SAN FRANCISCO – New technologies are emerging so rapidly that we are now having trouble coping with their impact on society. By affecting everything from the nature of work to what it means to be human, technological changes could overwhelm us if we do not collaborate to understand and manage them.
Entire industries are being redefined and created from scratch, owing to groundbreaking developments in artificial intelligence, robotics, the Internet of Things, autonomous vehicles, 3D printing, nanotechnology, biotechnology, materials science, energy storage, and quantum computing. We at the World Economic Forum have dubbed this wave of innovation the “Fourth Industrial Revolution,” because it is fundamentally changing the way we live, work, and relate to oneanother.
New technologies such as the steam engine and the cotton mill launched the First Industrial Revolution, which was accompanied by historic sociopolitical developments such as urbanization, mass education, and mechanized agriculture. Thanks to electrification and mass production, the Second Industrial Revolution introduced entirely new social models and forms of work. And with the advent of digital technology and instant telecommunications, the Third Industrial Revolution, playing out over the past five decades, has connected the planet and shrunk time and space.
The Fourth Industrial Revolution will be no less transformative: individual technologies will be influential, but changes in our social and economic systems will do far more to shape our future lives. At this stage, there is no consensus on such basic issues as personal-data ownership, infrastructure security, and new disruptive businesses’ rights and responsibilities. What is needed is a conceptual framework to help businesses, governments, and individuals anticipate the radical technology-driven shifts – in business models, ethics, and social issues – on the horizon.
To ensure our future prosperity, we must ask ourselves if new technologies are being designed to meet social needs, or if they are simply ushering in change for its own sake. More generally, we must focus not just on technological progress and economic productivity, but also on how these forces are affecting people, communities, and the environment.
As the Fourth Industrial Revolution continues, four principles should guide our policies and their implementation. For starters, we should focus on systems rather than on any individual technology; only by observing how divergent technological, social, and economic forces interact with one another can we determine and predict how business, society, and economics may change.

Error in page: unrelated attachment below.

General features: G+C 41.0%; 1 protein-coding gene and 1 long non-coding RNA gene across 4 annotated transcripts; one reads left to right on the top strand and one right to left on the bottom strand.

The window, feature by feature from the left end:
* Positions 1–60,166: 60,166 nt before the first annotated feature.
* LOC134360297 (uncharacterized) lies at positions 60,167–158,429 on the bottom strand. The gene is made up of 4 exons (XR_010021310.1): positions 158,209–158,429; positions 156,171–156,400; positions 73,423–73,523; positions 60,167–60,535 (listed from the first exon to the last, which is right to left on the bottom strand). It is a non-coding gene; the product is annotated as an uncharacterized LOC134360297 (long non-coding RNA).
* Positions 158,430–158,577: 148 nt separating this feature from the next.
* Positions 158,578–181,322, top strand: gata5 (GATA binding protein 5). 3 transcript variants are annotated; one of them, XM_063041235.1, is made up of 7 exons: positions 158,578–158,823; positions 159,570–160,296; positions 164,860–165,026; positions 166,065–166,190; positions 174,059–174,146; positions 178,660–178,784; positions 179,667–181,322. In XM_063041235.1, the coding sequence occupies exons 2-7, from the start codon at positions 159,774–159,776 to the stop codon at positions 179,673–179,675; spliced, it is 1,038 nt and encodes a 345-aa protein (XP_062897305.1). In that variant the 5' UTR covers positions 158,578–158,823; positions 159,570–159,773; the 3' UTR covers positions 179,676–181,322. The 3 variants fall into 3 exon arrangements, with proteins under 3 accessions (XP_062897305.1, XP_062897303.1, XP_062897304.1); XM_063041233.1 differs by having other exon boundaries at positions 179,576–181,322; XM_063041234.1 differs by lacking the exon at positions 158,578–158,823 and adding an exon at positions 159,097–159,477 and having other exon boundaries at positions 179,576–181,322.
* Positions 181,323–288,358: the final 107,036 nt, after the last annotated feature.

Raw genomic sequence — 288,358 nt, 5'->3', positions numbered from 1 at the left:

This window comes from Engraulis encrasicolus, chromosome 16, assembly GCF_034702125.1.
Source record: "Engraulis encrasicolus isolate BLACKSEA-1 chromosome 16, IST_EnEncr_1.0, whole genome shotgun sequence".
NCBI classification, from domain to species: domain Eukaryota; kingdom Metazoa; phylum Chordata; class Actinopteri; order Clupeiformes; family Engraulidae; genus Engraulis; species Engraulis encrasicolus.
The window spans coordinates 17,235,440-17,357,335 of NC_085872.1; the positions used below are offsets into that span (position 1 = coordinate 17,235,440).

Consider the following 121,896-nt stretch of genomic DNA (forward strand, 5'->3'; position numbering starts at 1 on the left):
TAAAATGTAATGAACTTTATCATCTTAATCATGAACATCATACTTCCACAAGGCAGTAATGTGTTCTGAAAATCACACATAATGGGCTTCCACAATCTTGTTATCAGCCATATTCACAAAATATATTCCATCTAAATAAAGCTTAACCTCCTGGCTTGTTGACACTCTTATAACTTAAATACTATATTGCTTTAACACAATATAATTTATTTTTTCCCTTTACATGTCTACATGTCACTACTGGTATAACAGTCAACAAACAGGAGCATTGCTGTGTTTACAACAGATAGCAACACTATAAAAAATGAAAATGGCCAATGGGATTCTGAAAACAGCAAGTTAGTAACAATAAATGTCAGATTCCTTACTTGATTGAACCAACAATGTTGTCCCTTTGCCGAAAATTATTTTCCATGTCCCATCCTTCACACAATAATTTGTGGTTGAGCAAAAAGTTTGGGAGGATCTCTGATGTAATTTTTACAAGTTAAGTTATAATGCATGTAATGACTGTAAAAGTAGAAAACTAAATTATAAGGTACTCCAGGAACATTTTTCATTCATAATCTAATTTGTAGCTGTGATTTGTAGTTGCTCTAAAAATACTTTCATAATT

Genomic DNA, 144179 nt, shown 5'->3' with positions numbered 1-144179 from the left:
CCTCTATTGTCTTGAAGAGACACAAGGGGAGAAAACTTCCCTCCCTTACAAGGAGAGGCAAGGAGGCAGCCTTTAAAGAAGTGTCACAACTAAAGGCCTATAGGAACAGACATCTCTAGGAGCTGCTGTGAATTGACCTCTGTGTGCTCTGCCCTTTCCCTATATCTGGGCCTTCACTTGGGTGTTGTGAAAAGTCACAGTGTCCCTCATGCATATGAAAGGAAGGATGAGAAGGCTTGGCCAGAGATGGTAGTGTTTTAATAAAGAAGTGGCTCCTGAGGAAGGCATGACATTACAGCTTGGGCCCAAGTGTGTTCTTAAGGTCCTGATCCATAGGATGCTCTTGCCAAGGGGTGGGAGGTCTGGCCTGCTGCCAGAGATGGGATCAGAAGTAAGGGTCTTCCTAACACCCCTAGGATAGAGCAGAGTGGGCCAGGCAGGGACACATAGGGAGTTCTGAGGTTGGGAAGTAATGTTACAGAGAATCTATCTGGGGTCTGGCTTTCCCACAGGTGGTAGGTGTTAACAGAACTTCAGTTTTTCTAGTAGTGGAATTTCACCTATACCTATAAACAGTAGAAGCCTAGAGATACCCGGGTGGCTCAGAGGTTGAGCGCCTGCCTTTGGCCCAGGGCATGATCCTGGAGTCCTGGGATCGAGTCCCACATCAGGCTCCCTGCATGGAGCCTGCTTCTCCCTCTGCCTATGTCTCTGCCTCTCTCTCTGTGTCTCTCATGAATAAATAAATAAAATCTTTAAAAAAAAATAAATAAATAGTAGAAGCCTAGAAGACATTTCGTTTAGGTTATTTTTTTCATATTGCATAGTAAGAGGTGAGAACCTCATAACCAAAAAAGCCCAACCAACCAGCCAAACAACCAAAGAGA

Second, we should push back against the common fatalistic view that progress is predetermined. Communities and individuals should be educated and empowered to master technologies for productive purposes, rather than being mastered by them for someone else’s ends. If we fail to harness new technologies for ourselves, we will have surrendered our personal and collective agency, leaving little reason for optimism.
Third, we should design new technologies and systems with the future in mind, rather than blindly accepting change as it comes. Integrating transformative technologies into our social and economic systems will require close collaboration between stakeholders in government, industry, and civil society. Otherwise, our future will be decided by default circumstances instead of our own collective judgment.
Finally, social and ethical considerations are not a bug to overcome or override;our shared values should be the central feature of all new technologies. If technologies are being used in ways that exacerbate poverty, discrimination, or environmental degradation, they have not been optimized for the future we want to build. Investments in new technologies are justifiable only if they contribute to a safer, more integrated world.
No single stakeholder can address the Fourth Industrial Revolution’s social and economic challenges. The business community, for its part, must create an environment in which technologies are developed and deployed safely, and with social considerations in mind.
Governments, too, must be actively engaged in how innovations are introduced to society. Policymakers should maintain close collaboration with the technologists and entrepreneurs leading the revolution, lest they fall behind. And all of us, as individuals, must stay informed so that we can understand and take action on new issues that emerge from the complex interplay between technology and society.
The Fourth Industrial Revolution will usher in systemic changes that demand collaborative engagement, and we will need to consider new ways of working together across public and private spheres. Because the pace of change will only continue to accelerate, we must maintain transparency for all stakeholders so that they can weigh the risks and rewards of each new development.
We live in an age of complexity, and sound leadership calls for a wholesale shift in how we think about collaborative engagement for the future. If we are to avoid the dystopian outcomes that technology can easily produce, we must collectively envision the future that we want to create. Klaus Schwab is Founder and Executive Chairman of the World Economic Forum.
By Klaus Schwab